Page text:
“The sky getting darker, and you still working to the last sunlight.”
Daniel Salzer conjures a summer night in a barn after a long day. A man or a woman straightens tired shoulders and takes in the smells of warm wood, horses or cows in the stalls, wood shavings from the bedding, diesel from the tractor, a sweetness from second-cut hay or grain feed or a tang of fermented corn silage.
Around him, later, farmers are sitting on the lawn and talking.
“I have a porch, and I never sit on it,” says Morgan Morse.
Put up a sign, a friend tells him — I’ve only been here 10 minutes. Just dug a ditch.
They joke, but they mean it — they don’t want people to drive by and see them taking a break. They are sharing their frustration with the things people assume about farming without knowing it, like the well-meaning neighbors who ask a woman who will plant beans every week into late August, Is your garden in yet?
My garden? says Grace Sgambettera, and she gestures at the ploughed field behind her. Like Salzer and Morse, she is standing on stage in a black box theater. But these are the voices of real farmers.
Hubbard Hall in Cambridge, N.Y., will celebrate its annual Winter Carnival with The Farming Plays Project, a new work by executive director David Snider.
Snider began this work almost year ago, and he has had long conversations with some 20 farming families, starting in the summer. He talked with people in the community, he said, and got students in local middle and high schools involved. He led workshops on farming, the land and food with students who often had not had a chance at creative writing before this.
Snider gathered hundreds of pages of writing and condensed them, with help from colleagues, into this new play. And the work will go on, he said. Performances will run Jan. 21 to 29 with conversations after each one.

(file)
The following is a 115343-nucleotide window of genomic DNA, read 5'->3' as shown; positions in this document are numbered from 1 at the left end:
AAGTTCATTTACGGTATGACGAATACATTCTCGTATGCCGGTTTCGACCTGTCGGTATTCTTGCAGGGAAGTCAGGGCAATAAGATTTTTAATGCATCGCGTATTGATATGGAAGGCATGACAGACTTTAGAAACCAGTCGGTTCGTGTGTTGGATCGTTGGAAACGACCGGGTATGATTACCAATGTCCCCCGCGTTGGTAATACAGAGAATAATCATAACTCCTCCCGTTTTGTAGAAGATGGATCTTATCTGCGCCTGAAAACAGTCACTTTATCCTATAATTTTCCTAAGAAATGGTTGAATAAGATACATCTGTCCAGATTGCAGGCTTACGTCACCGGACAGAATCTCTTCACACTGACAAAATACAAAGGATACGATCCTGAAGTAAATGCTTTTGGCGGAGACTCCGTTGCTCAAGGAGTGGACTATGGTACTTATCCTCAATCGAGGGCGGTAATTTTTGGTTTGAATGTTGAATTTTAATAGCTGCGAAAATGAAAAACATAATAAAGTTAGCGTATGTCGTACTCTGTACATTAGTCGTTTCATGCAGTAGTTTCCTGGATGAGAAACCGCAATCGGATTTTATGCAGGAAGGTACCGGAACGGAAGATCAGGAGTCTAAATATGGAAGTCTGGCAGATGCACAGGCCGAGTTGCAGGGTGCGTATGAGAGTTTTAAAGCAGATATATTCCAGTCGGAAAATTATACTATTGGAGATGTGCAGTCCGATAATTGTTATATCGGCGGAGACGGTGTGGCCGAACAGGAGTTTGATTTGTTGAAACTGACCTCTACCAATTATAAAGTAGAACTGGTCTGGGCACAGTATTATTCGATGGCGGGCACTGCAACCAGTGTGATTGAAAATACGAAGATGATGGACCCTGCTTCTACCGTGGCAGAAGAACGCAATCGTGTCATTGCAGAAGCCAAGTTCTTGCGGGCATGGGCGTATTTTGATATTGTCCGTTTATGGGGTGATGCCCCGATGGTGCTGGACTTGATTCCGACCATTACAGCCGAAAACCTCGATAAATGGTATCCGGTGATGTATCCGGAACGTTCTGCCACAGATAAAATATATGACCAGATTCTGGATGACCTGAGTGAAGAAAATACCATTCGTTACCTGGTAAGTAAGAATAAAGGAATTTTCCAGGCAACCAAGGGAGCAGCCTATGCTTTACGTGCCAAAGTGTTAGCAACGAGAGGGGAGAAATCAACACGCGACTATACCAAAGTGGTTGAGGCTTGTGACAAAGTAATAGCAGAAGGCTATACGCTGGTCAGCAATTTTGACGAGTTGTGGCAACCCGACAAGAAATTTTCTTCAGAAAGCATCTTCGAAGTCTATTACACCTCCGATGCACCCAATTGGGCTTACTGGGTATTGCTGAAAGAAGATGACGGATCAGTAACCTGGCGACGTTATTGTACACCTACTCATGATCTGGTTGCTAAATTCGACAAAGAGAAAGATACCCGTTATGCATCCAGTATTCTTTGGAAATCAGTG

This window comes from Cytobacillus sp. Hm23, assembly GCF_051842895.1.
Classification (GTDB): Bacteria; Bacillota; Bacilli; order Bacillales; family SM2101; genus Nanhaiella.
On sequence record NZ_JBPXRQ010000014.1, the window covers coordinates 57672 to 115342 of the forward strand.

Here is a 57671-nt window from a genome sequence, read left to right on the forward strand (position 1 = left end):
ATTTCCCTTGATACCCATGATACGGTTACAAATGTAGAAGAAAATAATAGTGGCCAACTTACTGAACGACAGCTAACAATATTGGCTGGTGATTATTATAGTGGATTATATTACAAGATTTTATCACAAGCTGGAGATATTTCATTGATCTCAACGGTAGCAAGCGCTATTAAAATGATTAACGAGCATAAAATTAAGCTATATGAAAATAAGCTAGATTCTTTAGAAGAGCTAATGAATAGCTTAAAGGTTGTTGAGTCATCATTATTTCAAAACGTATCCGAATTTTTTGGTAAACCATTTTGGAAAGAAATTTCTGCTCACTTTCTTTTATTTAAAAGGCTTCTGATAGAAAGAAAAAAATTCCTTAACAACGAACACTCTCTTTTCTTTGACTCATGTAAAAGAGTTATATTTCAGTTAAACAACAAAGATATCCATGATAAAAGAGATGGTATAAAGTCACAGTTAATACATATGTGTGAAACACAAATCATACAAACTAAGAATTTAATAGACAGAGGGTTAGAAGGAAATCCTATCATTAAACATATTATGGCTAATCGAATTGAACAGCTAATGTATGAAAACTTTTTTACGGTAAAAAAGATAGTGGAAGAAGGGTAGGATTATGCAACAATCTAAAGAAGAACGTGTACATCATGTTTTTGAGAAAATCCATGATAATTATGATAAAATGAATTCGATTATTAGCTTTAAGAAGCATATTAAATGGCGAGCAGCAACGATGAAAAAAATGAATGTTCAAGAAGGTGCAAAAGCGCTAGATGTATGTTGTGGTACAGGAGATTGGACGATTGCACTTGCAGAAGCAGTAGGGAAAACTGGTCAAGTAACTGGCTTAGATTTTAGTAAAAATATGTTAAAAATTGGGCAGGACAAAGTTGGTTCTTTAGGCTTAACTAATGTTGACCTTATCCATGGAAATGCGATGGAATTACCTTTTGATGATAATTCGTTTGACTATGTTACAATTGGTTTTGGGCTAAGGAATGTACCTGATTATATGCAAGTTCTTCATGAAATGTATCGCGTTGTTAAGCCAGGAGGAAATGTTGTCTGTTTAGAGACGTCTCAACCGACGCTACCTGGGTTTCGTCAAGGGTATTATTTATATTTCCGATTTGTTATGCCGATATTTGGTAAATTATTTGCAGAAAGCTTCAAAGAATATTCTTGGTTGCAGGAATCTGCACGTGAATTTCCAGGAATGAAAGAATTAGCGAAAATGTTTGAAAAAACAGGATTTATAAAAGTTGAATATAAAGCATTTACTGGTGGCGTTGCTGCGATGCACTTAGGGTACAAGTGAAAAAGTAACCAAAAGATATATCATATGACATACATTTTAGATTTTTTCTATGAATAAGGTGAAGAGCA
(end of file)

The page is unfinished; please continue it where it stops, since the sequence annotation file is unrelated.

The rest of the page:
Farm to fable
This kind of theater drawn from the community has inspired Snider for many years. Before he came to Hubbard Hall in 2014, he said, he had served as producing artistic director at the Young Playwrights’ Theatre in Washington, D.C., and performed new works there, including commissions for the juvenile justice system.
In The Farming Plays, he is tapping into a living dilemma. Farming is still the number one employer in Washington County, he said, but the landscape is changing fast. If farming doesn’t hold onto young people, what will happen here?
So he asked local farmers to tell him the story of their farms. He talked with families that have farmed here for five generations. He talked with couples who have moved up here from the city with some working capital, looking for land.
Farming means long hours, no vacation, early mornings with calving cows, they told him. It means ice cream and strawberries. It means sweat and satisfaction and fear.
“Farming means putting land to good use,” said Sgambettera, in the spotlight. “It means moving on from a bad crop season and being nothing but hopeful for the next year.”
In the face of this uncertainty, Snider asked people why they choose to farm. They told him they loved working outdoors. They cared for their animals. They liked the independence and flexibility. They liked knowing their work created something tangible and mattered to the community. They said the farm was part of them.
“Plenty of people here can’t make any money,” Morse said on stage, “and they feel good about what they do.”
Where have all the farmers gone
But not making any money is not sustainable in the end. Farmers live on a narrow margin, and a change in the weather can be devastating.
In his conversations, Snider said, he has has seen three models of farms succeeding today — the large-scale operations, dairy farming on 1,000 acres; niche farmers raising high-end products for city markets; and farmers who have income from another job or an earlier career.
Washington County has more farms than it had two or three years ago, he said, and most of the new ones are small farms on the hybrid model. But new farmers face stiff competition for potential farmland.